LEADERS of over 100 organisations from across the nation’s food supply chain have put their names to a manifesto setting out the key principles that can help ensure Brexit is a success for the supply of food in the UK.
The UK Food Supply Chain Manifesto, has been drawn up by organisations representing farmers producing the raw ingredients and their suppliers, right through to manufacturers and retailers. It sets out the need for positive outcomes on trade, labour, regulation and domestic agricultural policy.
With little more than 10 months to go before Brexit, the manifesto emphasises the importance of ensuring our departure from the EU does not undermine the food production and supply sectors in the UK.
The manifesto has been sent to the Prime Minister by NFU President Minette Batters on behalf of the signatories, as well as other key cabinet ministers.
Mrs Batters said: “Today we are presenting a united voice as a food and farming sector worth at least £112bn to the UK economy and employing around 4 million people; a food and farming sector that meets 61% of the nation’s food needs with high-welfare, traceable and affordable food; a food and farming sector that cares for three-quarters of the iconic countryside, that, in turn, delivers over £21bn in tourism back to our economy.
“In the manifesto we warn, as a collective, that a Brexit that fails to champion UK food producers, and the businesses that rely on them, will be bad for the country’s landscape, the economy and critically our society. Conversely, if we get this right, we can all contribute to making Brexit a success for producers, food businesses and the British public, improving productivity, creating jobs and establishing a more sustainable food supply system.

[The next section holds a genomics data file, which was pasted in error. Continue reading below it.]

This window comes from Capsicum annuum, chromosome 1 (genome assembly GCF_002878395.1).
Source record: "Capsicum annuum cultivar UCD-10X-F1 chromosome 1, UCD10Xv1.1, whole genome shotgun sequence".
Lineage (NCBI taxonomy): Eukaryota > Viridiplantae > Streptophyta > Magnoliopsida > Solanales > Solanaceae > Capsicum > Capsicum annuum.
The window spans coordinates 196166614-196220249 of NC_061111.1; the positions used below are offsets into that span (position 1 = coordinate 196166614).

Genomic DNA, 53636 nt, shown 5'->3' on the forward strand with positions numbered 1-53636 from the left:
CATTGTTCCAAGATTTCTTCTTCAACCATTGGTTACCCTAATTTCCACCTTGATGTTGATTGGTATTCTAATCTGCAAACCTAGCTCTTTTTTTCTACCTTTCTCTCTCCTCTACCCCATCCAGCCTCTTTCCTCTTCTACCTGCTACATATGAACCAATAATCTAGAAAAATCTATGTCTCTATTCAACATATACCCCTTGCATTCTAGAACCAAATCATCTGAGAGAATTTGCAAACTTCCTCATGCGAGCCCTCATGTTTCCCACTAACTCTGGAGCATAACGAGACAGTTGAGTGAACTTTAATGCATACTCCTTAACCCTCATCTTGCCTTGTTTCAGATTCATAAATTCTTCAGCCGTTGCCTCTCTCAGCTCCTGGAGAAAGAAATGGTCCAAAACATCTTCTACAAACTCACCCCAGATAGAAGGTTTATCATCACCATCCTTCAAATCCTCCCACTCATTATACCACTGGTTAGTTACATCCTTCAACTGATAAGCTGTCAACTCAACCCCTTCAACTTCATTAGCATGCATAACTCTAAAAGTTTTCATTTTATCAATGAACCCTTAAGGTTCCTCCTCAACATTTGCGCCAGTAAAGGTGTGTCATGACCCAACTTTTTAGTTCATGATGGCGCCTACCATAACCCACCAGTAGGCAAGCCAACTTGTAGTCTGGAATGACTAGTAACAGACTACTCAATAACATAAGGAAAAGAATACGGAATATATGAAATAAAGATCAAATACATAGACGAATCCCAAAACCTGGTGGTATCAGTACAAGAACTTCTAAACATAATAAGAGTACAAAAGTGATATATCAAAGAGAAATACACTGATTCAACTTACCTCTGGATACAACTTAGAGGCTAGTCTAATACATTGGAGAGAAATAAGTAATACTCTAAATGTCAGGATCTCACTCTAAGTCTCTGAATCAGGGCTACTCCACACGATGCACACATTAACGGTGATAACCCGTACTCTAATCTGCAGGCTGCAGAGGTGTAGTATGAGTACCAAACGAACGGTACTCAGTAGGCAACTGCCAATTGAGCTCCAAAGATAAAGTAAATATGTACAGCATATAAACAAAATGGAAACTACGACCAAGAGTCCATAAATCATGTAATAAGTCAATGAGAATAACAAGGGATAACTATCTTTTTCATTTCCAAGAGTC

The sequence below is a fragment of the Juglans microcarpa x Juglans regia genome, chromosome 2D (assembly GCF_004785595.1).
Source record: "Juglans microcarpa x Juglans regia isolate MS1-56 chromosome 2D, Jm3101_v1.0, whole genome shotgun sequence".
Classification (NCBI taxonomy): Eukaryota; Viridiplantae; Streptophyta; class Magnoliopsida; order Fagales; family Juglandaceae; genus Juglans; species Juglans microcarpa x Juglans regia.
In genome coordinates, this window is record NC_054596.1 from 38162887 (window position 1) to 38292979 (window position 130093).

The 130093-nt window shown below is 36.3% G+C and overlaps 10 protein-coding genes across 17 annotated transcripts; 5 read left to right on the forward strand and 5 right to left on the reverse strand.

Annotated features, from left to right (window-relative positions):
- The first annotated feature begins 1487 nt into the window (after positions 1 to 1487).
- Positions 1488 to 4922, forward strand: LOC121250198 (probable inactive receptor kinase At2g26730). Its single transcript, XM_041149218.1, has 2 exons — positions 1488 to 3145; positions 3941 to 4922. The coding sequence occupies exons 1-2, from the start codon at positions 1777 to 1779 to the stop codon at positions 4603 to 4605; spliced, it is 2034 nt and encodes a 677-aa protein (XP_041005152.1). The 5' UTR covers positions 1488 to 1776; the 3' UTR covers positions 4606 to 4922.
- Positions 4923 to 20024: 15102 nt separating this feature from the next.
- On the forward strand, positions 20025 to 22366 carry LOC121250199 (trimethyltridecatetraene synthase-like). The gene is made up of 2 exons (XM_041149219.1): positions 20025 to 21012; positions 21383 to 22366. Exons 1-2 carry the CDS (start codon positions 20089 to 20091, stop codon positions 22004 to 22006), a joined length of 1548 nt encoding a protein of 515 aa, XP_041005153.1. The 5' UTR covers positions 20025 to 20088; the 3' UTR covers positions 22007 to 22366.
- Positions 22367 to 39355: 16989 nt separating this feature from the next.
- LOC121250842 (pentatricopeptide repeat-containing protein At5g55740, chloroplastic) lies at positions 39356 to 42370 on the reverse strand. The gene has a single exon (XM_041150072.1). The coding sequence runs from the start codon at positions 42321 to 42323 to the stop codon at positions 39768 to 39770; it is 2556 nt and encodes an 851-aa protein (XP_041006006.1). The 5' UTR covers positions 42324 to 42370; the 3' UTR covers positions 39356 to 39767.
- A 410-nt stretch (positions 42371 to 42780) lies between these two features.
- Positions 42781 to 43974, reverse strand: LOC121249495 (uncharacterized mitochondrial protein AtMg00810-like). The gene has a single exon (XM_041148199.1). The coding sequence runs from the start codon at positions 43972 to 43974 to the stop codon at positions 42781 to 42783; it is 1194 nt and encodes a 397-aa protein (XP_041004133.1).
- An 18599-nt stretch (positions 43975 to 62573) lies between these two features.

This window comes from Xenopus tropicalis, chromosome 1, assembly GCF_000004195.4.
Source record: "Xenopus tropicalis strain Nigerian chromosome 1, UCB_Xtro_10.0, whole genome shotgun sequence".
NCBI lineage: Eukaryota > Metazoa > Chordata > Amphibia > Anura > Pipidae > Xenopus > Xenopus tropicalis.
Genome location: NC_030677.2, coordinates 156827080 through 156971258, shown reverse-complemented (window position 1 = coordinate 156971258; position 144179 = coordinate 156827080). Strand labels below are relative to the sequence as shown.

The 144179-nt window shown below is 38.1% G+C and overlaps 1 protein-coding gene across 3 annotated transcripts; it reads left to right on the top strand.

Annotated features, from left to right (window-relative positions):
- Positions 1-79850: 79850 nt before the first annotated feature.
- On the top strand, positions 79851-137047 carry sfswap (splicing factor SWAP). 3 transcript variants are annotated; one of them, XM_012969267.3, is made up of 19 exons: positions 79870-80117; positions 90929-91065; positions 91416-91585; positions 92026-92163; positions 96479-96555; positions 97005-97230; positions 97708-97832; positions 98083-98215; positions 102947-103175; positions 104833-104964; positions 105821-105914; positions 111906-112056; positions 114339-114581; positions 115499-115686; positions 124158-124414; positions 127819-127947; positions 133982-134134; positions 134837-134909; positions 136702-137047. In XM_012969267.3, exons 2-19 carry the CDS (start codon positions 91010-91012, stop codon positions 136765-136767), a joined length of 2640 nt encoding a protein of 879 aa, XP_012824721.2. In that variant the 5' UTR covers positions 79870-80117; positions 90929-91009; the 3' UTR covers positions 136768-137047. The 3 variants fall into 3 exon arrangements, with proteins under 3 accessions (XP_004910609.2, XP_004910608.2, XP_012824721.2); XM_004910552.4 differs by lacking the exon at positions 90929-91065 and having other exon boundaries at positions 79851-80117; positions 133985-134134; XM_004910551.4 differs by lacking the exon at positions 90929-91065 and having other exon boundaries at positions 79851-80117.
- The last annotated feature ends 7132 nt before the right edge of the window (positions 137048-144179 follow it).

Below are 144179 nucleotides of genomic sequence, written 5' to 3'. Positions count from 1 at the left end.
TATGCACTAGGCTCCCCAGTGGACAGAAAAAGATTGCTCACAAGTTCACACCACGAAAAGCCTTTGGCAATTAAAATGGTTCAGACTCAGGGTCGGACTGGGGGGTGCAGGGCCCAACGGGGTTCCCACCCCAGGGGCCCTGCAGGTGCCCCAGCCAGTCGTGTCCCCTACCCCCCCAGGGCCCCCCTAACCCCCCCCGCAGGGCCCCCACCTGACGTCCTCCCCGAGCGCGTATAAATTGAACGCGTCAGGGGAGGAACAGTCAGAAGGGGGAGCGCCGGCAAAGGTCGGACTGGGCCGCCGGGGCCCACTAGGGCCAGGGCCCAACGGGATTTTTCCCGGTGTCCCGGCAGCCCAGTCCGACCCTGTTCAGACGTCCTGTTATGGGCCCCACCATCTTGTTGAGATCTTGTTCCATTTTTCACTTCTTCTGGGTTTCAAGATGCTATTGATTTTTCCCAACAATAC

“When it comes to the nation’s ability to produce food, we believe it is critical that the different elements of Brexit are carefully considered by all Government departments – including the Prime Minister who has herself spoken about the importance of supporting our sector through Brexit in recent days.
“As we enter this critical period in the Brexit negotiations, the signatories to this manifesto will be looking to Government to ensure its objectives are aligned with ours to ensure British food production – something of which every person in this country enjoys the benefits – gets the best possible deal post-Brexit.”
One key objective in the manifesto appears likely to run headlong into so-called ‘red lines’ set by the most enthusiastic of Parliamentary Brexiteers, who appear happy to countenance a future for food and farming in which small farms and the rural enterprises which depend on them are swept away in a torrent of chlorinated chicken and hormone-treated beef.
The report states: ‘The UK and the EU27 will continue to be each other’s most important trading markets in food and drink. In 2016, 60% of UK exports and 70% of UK imports in food, feed and drink were with countries in the EU.